- But the real work came in the day in, day out giving each other the benefit of the doubt. Deep down, we knew we married a good person with good intentions, but now it had become so hard to see each other’s actions in a positive light. We had spent so much time in a pattern of getting irritated with every little thing each other did, and misinterpreting intentions. It wasn’t an easy habit to break. Every time I started going down the dark spiral of, What is he thinking? Why would he do that? He’s so inconsiderate to leave his dirty laundry right there. Does he really think fairies put all his stuff away? I’d have to intentionally stop it. At first, I had to just stop it. At first, I was still too hurt to consistently replace it with positive thoughts, but I tried to at least stop the negative spiral. If he was around I forced myself to ask, “What were you thinking when you did/said ____.” Again, he’s a man of good intentions. Either he doesn’t realize it’s a problem for me or he has some good reason I’m not considering. Asking really helped. Sometimes it felt awkward, but it was worth it.
After getting to know some of his reasoning better, I was able to start filling in my own positive thoughts about his intentions. Oh, I bet he did that because he didn’t want to wake me up. Maybe he thought leaving this out would help him remember something important. Again, giving him the benefit of the doubt and reminding myself of his good intentions was a habit I needed to practice. It was easier to villainize him, maybe because it made me feel better about myself and the small ways I sacrificed daily for our family. He didn’t always see that, so if I minimized his contribution I felt more important. Maybe I felt more justified when I painted myself as the good guy. Whatever it was, it’s an ugly part of myself I don’t ever want to see again. It did get easier, and I’m grateful because being better than my husband isn’t what I want my marriage to be about.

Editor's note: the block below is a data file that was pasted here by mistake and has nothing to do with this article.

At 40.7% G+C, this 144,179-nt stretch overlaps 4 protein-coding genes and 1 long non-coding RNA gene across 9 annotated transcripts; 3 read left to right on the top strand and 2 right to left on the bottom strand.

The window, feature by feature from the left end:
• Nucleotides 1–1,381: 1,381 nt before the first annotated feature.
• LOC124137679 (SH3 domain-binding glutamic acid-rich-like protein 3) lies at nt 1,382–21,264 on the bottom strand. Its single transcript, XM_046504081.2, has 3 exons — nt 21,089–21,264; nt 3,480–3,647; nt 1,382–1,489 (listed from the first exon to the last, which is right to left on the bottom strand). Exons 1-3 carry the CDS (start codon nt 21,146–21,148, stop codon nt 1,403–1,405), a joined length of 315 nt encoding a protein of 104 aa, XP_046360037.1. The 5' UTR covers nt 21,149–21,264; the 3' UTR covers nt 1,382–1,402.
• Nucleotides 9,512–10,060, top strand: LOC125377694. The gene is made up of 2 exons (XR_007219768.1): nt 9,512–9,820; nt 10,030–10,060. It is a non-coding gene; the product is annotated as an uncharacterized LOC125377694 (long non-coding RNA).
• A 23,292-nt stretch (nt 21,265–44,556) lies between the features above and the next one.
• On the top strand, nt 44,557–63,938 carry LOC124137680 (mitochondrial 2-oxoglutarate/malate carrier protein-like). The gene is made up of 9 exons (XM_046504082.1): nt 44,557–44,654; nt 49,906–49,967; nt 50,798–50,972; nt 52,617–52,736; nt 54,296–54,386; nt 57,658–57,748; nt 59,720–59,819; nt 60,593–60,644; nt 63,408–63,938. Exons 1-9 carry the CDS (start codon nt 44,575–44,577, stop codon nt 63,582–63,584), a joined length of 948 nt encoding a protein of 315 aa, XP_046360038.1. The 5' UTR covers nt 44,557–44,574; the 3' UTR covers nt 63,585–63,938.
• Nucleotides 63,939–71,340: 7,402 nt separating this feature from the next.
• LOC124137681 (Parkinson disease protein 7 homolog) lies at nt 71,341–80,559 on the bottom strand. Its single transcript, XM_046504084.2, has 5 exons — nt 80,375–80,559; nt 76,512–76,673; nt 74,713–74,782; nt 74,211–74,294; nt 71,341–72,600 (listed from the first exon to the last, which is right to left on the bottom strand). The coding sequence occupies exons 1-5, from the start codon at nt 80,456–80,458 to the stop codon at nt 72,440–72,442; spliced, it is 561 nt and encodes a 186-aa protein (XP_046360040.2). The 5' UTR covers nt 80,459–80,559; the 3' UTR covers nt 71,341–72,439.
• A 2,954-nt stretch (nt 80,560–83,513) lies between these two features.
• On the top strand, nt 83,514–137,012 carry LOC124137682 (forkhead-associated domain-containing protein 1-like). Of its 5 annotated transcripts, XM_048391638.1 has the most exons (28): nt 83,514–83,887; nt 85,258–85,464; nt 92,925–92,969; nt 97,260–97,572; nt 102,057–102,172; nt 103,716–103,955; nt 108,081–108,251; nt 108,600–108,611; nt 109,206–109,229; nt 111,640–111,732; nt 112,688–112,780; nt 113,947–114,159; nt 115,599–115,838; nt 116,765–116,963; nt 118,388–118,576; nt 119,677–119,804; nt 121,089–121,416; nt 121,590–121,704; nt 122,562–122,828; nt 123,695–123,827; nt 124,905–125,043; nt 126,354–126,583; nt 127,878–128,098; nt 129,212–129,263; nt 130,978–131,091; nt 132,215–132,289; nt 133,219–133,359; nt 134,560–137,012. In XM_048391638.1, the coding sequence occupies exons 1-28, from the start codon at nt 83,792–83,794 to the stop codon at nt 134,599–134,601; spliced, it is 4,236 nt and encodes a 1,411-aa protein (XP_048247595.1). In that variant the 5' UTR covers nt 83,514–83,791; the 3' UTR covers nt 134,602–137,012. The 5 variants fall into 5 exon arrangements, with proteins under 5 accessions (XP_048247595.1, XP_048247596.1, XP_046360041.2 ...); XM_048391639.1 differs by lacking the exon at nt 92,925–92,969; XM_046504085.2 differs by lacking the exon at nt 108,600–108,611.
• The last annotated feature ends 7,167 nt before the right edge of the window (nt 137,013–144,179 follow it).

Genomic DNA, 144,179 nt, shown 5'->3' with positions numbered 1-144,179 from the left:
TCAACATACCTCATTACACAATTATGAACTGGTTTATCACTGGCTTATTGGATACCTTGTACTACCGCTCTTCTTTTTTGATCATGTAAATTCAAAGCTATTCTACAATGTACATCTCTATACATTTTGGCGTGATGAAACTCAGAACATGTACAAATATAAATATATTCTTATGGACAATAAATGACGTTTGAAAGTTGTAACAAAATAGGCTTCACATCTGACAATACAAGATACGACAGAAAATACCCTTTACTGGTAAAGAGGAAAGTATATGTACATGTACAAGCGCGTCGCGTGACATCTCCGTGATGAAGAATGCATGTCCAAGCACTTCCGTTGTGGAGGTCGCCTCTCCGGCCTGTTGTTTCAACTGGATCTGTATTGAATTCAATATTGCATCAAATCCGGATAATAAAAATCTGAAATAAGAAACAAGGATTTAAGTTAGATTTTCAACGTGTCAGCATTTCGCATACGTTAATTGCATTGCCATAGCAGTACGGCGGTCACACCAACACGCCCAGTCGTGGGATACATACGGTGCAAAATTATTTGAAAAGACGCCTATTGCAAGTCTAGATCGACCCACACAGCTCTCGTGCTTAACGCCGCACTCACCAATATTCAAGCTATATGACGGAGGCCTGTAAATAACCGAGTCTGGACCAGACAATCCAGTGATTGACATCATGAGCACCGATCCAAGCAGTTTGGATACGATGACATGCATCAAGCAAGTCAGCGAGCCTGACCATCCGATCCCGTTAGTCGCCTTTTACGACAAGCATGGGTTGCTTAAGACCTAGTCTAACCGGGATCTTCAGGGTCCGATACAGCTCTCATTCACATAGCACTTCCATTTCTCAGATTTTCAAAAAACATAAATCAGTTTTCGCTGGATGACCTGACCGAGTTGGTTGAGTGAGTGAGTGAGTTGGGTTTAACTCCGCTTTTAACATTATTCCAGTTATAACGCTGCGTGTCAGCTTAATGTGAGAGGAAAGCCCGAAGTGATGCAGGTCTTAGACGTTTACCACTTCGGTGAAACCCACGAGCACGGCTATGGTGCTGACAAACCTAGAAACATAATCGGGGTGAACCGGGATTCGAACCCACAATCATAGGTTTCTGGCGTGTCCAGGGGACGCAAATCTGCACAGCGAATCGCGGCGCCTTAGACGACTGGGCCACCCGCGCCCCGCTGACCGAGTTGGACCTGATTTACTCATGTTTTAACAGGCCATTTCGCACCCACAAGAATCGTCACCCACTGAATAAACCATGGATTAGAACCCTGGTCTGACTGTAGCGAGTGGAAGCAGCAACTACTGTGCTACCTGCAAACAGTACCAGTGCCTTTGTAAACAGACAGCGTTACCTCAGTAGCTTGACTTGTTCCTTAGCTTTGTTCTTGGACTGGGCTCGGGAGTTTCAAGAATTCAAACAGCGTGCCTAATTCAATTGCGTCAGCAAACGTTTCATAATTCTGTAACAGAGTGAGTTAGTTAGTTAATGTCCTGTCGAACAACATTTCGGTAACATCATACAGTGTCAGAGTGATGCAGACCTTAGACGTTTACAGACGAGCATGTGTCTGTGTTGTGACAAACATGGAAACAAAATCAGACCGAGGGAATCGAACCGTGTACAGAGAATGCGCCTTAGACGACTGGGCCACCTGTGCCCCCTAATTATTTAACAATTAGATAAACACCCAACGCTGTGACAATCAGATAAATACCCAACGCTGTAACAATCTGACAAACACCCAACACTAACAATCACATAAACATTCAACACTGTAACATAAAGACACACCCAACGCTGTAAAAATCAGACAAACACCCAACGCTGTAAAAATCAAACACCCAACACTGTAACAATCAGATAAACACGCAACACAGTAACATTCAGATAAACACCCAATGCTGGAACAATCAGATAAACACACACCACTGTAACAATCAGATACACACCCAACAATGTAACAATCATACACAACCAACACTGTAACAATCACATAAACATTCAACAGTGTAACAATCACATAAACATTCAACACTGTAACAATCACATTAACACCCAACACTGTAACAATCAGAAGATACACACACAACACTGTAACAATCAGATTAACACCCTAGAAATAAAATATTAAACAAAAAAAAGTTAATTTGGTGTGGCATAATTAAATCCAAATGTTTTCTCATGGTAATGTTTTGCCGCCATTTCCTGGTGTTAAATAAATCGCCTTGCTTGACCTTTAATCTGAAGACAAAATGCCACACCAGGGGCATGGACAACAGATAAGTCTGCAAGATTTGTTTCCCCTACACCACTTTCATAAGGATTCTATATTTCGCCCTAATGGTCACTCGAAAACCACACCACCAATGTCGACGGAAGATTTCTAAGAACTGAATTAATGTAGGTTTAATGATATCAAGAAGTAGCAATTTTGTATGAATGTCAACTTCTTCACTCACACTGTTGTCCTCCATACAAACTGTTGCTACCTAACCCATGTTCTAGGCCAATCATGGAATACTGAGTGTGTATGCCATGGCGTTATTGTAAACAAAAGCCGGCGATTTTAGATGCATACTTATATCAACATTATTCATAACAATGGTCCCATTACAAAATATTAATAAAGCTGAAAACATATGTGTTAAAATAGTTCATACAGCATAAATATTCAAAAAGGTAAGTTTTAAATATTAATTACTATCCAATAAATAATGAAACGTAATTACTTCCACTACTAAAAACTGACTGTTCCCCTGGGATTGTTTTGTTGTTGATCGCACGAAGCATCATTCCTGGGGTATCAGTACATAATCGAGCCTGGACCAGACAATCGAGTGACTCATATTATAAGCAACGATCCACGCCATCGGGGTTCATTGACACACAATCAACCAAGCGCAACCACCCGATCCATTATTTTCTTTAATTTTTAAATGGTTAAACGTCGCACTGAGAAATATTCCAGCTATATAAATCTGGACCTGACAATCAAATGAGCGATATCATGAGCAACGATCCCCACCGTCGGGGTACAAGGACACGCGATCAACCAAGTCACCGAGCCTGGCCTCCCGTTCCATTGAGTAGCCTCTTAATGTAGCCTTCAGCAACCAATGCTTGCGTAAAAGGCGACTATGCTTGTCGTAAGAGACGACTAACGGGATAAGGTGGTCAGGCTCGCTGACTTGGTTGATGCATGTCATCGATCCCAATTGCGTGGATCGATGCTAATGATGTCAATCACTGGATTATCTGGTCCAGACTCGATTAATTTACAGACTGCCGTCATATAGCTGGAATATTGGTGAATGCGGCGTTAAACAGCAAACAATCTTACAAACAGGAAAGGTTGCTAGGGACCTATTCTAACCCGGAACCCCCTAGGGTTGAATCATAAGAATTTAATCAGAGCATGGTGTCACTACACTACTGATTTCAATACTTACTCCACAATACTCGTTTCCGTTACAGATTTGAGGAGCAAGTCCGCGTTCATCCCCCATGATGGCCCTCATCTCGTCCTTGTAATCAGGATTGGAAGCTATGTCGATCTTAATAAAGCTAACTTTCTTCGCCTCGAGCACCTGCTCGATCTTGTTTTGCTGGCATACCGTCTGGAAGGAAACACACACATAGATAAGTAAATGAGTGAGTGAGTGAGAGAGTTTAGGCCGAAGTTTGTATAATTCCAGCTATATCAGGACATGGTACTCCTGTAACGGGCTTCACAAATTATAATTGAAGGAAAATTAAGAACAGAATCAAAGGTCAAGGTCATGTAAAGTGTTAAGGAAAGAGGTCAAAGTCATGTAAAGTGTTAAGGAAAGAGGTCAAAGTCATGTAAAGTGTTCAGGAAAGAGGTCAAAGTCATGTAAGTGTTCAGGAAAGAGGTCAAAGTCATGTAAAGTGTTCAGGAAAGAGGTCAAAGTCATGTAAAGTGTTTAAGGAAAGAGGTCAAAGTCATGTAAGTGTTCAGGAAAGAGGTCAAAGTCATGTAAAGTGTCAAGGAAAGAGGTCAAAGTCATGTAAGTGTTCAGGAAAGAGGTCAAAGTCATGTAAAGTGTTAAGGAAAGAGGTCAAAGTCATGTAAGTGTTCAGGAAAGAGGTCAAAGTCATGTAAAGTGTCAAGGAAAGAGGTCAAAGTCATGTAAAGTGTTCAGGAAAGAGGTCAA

But sometimes it was tempting to fall back into the bad habits. It was easier to villainize him, maybe because it made me feel better about myself and the small ways I sacrificed daily for our family. He didn’t always see that, so if I minimized his contribution I felt more important. Maybe I felt more justified when I painted myself as the good guy. Whatever it was, it’s an ugly part of myself I don’t ever want to see again. I think it still rears it’s ugly head now and then, but I try to quickly kick it to the curb, because being better than my husband isn’t what I want my marriage to be about.
After all this, my husband and I are really good communicators. We address potential problems as soon as we notice them, still prioritize having fun together, and ask questions if we don’t understand where the other person is coming from. We’re 6 years in, and our marriage is stronger than ever! We bask in the good times together and cling to each other in the bad.